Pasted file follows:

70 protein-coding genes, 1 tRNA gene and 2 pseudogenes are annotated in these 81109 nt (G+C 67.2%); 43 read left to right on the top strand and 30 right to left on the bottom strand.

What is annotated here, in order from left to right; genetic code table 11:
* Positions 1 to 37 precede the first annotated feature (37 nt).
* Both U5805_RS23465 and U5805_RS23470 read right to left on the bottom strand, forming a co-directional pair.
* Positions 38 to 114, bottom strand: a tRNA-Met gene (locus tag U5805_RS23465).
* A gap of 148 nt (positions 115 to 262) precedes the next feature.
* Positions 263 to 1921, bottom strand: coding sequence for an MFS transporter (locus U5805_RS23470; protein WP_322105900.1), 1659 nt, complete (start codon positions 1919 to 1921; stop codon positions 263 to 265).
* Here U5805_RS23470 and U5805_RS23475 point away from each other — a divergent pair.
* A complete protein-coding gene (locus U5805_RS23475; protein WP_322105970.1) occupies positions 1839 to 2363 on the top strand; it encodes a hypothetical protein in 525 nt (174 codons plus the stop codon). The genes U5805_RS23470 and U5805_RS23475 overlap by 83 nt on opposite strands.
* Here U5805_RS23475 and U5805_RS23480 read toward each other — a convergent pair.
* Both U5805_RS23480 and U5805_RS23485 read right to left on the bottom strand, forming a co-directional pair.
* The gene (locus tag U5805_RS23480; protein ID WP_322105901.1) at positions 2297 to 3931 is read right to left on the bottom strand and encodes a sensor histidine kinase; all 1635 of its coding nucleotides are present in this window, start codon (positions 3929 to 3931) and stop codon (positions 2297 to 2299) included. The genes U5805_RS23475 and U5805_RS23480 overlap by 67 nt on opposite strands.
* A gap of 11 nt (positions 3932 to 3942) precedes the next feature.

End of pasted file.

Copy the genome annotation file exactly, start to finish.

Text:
70 protein-coding genes, 1 tRNA gene and 2 pseudogenes are annotated in these 81109 nt (G+C 67.2%); 43 read left to right on the top strand and 30 right to left on the bottom strand.

What is annotated here, in order from left to right; genetic code table 11:
* Positions 1 to 37 precede the first annotated feature (37 nt).
* Both U5805_RS23465 and U5805_RS23470 read right to left on the bottom strand, forming a co-directional pair.
* Positions 38 to 114, bottom strand: a tRNA-Met gene (locus tag U5805_RS23465).
* A gap of 148 nt (positions 115 to 262) precedes the next feature.
* Positions 263 to 1921, bottom strand: coding sequence for an MFS transporter (locus U5805_RS23470; protein WP_322105900.1), 1659 nt, complete (start codon positions 1919 to 1921; stop codon positions 263 to 265).
* Here U5805_RS23470 and U5805_RS23475 point away from each other — a divergent pair.
* A complete protein-coding gene (locus U5805_RS23475; protein WP_322105970.1) occupies positions 1839 to 2363 on the top strand; it encodes a hypothetical protein in 525 nt (174 codons plus the stop codon). The genes U5805_RS23470 and U5805_RS23475 overlap by 83 nt on opposite strands.
* Here U5805_RS23475 and U5805_RS23480 read toward each other — a convergent pair.
* Both U5805_RS23480 and U5805_RS23485 read right to left on the bottom strand, forming a co-directional pair.
* The gene (locus tag U5805_RS23480; protein ID WP_322105901.1) at positions 2297 to 3931 is read right to left on the bottom strand and encodes a sensor histidine kinase; all 1635 of its coding nucleotides are present in this window, start codon (positions 3929 to 3931) and stop codon (positions 2297 to 2299) included. The genes U5805_RS23475 and U5805_RS23480 overlap by 67 nt on opposite strands.
* A gap of 11 nt (positions 3932 to 3942) precedes the next feature.